“We simply cannot appreciate where we are today or where we are going tomorrow, unless we understand where, as a culture, we have been in the past.”
Socrates? Benjamin Franklin? Hardly. These are the insightful words of the son of a rural Tennessee farmer born in 1930. John Rice Irwin.
As a young boy, Irwin developed a strong interest in history. It did not go unnoticed. His grandfather inspired him to preserve the Appalachian culture and artifacts and to someday start a museum.
He was rummaging through the discarded kitchen utensils of his granny’s hutch and uncovered her rusty spice grater. He could still smell the nutmeg seeds that she grated onto her apple pies and felt a sense of obligation to preserve some of the antiques whose history and background were a part of his life. He realized right there that he would one day fulfill his grandfather’s wish.
After serving in the army in World War II, he went on to get his master’s degree from the University of Tennessee. He would later become the state superintendent of schools. He never forgot his grandfather’s words and soon embarked on a lifelong journey that would make him a familiar face throughout the region. While at one of the many auctions he attended on weekends, a fellow bidder told him of his plans to dismantle and convert an old spinning wheel into a coffee table. He hated the fact that irreplaceable artifacts were being removed from the context of the region. That was the day he decided to start his collection.
His first purchase was an old worn poplar horse shoeing box that had been salvaged from the Clinch River flood nearly a half century earlier. By 1968, with countless dusty miles and auctions behind him, he was storing his collections in a small log cabin that would one day become this sprawling village-farm complex.
Located just twenty minutes north of Knoxville off Scenic Highway 61, the Museum of Appalachia is one of the Smithsonian affiliates that are located throughout the United States. It has been featured by nearly every major newspaper, as well as numerous magazines, including the National Geographic Traveler. Southern Living has been back no less than five times. Their writers, like the visitors who return again and again, are always finding hidden treasures that had gone previously unnoticed in its extensive collections of folk art, wood carvings, furniture, baskets, quilts, and toys. There is even a collection of caskets, which includes an iron, form-fitting model, a rocking chair made of mule shoes, and a glass eye. One of the most fascinating exhibits—Asa Jackson’s Perpetual Motion Machine—continues to keep heads turning and minds spinning 150 years after he invented it.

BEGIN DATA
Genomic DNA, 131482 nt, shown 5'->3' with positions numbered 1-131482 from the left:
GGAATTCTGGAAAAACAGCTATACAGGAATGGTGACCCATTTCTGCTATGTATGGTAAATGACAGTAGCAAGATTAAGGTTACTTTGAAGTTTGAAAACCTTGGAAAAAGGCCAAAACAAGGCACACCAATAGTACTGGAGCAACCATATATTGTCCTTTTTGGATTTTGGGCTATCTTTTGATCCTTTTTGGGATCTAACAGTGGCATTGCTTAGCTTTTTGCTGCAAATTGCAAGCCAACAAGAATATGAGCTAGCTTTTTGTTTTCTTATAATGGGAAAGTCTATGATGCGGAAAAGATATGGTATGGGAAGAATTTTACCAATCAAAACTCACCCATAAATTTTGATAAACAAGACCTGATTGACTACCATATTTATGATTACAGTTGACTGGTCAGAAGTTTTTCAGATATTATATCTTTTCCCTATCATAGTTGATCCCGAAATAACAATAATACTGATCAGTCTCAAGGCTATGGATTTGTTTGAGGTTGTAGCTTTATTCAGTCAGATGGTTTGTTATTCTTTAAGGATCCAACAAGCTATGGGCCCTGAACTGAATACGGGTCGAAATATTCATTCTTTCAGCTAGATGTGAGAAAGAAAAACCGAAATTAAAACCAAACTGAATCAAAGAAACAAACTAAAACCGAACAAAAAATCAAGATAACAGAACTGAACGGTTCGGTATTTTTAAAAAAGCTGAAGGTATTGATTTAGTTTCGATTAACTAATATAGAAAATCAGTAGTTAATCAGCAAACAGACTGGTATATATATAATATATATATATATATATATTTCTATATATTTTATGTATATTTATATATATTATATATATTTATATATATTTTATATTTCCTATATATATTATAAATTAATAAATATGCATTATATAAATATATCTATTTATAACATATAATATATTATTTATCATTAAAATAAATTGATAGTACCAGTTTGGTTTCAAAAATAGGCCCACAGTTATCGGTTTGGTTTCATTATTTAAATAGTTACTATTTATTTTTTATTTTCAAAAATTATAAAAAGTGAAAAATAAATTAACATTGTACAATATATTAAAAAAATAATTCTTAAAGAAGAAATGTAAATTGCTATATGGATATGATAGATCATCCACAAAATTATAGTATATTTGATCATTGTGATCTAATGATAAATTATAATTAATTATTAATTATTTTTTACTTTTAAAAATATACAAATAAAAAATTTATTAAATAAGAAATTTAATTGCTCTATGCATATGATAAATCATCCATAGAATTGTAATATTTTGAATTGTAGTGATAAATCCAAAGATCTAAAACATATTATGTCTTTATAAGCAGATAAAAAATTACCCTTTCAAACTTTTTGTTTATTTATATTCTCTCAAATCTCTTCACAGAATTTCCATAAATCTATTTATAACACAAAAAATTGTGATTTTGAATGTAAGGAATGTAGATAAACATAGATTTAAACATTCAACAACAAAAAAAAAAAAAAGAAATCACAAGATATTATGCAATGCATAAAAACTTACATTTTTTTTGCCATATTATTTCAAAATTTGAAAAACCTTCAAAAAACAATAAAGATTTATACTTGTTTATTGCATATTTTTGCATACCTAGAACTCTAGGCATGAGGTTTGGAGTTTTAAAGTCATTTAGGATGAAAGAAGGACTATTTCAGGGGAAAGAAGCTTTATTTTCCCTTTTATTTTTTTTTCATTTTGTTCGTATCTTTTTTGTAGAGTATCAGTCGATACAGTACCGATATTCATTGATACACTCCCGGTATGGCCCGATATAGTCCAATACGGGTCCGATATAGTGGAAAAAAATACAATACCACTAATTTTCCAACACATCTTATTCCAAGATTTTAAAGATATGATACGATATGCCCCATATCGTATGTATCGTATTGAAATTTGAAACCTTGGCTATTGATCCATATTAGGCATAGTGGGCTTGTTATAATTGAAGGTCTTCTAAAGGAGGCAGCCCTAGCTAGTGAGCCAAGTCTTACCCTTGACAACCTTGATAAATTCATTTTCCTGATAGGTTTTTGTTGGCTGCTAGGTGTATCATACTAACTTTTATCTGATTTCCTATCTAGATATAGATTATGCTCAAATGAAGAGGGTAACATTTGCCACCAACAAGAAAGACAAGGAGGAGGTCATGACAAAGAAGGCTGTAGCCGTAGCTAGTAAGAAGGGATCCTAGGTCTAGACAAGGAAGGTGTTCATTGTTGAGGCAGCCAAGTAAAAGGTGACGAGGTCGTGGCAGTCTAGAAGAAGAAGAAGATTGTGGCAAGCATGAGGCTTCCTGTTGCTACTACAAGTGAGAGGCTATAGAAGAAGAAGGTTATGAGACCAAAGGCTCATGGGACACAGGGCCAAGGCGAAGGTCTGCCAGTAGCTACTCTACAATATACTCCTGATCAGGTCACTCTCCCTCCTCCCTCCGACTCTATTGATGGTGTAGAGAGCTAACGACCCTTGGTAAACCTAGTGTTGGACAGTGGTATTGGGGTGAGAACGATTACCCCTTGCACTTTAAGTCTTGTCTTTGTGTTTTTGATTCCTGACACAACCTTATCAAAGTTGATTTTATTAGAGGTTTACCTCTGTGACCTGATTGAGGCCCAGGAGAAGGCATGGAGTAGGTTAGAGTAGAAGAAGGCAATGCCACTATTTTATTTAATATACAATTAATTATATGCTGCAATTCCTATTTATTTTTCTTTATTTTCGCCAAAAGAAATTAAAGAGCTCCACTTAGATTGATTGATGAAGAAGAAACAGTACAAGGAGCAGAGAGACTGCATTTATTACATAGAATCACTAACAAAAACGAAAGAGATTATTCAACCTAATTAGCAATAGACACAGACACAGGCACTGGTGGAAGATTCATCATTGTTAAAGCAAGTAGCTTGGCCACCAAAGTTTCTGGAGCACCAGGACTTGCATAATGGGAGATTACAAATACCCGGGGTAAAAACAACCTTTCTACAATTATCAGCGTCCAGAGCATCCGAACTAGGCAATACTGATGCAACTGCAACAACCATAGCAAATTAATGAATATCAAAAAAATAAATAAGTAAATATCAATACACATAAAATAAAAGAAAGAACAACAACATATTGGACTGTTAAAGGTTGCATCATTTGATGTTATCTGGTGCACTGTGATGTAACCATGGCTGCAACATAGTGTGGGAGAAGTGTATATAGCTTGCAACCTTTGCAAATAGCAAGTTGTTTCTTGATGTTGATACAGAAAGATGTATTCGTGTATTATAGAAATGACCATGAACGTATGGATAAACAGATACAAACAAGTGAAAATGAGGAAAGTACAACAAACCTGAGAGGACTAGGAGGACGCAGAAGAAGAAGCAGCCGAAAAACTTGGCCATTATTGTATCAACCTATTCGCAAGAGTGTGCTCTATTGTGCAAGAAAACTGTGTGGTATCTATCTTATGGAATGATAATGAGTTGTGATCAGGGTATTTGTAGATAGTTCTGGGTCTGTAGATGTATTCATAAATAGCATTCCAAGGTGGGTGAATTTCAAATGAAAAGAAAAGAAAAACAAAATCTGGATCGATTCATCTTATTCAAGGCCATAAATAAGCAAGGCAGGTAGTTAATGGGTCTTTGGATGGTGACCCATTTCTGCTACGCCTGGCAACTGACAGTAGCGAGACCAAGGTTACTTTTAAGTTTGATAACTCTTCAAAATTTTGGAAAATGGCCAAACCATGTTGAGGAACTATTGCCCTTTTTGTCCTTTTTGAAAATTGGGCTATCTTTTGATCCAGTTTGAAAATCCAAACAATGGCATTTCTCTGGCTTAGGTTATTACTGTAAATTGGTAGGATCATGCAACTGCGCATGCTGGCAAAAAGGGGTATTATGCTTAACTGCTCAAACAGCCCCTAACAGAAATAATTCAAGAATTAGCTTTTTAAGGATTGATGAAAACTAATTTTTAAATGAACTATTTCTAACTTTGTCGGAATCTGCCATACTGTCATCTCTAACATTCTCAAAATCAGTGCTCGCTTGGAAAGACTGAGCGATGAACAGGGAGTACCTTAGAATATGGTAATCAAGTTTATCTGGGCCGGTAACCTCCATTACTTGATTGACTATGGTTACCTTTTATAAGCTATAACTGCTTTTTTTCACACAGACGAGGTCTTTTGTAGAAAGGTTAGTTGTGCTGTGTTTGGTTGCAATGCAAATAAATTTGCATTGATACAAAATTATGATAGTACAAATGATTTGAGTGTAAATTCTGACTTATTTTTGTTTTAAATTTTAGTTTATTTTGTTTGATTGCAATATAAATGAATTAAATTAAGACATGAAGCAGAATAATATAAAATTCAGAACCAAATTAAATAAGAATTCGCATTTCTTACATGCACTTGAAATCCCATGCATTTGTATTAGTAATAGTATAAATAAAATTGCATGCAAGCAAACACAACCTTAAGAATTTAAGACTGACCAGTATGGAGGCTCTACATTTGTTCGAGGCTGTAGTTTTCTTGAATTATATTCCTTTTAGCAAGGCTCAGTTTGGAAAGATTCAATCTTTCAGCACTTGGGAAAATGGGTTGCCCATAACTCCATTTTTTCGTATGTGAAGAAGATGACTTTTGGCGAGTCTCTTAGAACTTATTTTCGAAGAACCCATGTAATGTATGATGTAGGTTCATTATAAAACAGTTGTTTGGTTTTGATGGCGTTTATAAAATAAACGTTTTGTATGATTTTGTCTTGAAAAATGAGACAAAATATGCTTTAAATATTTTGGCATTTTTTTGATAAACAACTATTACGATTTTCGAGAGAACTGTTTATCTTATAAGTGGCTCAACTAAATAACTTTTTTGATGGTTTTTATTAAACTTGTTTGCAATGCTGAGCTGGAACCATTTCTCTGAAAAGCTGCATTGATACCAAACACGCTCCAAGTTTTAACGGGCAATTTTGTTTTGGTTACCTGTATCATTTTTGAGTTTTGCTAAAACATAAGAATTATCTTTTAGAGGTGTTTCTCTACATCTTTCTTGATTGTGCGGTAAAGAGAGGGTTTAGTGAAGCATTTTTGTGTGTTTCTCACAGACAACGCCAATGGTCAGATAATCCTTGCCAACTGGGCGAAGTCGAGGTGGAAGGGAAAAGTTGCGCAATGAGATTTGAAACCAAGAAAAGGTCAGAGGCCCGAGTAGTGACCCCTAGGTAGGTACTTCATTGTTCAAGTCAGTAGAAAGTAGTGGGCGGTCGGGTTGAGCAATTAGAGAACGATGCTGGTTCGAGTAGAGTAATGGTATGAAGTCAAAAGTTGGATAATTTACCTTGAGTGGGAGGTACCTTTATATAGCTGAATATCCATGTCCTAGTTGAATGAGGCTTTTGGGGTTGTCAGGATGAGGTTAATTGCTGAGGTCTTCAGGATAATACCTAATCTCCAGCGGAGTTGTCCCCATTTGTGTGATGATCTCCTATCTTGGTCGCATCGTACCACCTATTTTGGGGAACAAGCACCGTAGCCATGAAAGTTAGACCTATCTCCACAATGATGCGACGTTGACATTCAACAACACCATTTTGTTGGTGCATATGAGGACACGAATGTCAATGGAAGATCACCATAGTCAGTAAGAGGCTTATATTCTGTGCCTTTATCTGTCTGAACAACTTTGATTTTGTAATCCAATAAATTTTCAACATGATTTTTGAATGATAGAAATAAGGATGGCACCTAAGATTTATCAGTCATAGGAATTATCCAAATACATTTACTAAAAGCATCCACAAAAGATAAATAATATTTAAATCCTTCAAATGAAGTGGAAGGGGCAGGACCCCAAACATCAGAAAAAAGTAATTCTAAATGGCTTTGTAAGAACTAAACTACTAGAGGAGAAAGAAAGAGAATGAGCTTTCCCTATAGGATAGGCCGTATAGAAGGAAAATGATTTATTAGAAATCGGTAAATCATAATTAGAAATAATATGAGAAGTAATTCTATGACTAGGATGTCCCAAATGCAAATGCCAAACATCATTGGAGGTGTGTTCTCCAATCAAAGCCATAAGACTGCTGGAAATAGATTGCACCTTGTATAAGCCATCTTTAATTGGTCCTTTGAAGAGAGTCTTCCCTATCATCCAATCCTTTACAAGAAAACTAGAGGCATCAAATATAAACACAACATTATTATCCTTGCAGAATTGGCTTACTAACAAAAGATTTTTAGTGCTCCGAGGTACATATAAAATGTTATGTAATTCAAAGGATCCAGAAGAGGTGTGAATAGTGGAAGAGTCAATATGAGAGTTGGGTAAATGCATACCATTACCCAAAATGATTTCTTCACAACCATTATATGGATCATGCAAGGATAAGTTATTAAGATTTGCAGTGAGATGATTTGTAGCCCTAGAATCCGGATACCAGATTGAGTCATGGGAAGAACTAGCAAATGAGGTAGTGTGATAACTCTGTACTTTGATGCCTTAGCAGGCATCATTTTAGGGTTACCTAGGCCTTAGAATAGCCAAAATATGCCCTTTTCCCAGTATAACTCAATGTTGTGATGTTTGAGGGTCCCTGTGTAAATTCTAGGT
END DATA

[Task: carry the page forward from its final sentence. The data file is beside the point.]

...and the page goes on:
The Smithsonian Magazine said that today’s visitors will find that the museum “vividly portrays something ethereal—the soul of the mountain people.” Every exhibit has been painstakingly laid out, telling the stories of folks in their own words and in the artifacts that they left behind. Everything is just as it was generations ago, as though the families had just left their cabin for work in the fields. Like a good actor who pulls you into her character, the museum pulls visitors into a culture and time long past. The smaller touches make it feel authentic: an ax stuck in a tree trunk, gourd birdhouses, dresses still hanging on wooden pegs, kitchen utensils laid out—like someone still lives here.
As you take your self-guided tour, listen carefully to firsthand stories told by museum employees, dressed in period costumes, as they work in the shops and fields. Most of them grew up and actually live in the area. They will reveal the secrets that lie beyond the artifacts. Imagine yourself in old Appalachia: cutting firewood, tending to the animals, mending a quilt—or a fence—or simply rocking on the porch. Visit the restaurant on the grounds and enjoy a homemade lunch of crispy parmesan chicken, turnip greens, pinto beans, cobbler, and German chocolate cake.
The only complaints scrawled in the visitor’s sign-in book are “we didn’t have enough time.” So be sure to arrive early. The museum is open 9:00–5:00 daily and is closed on some holidays.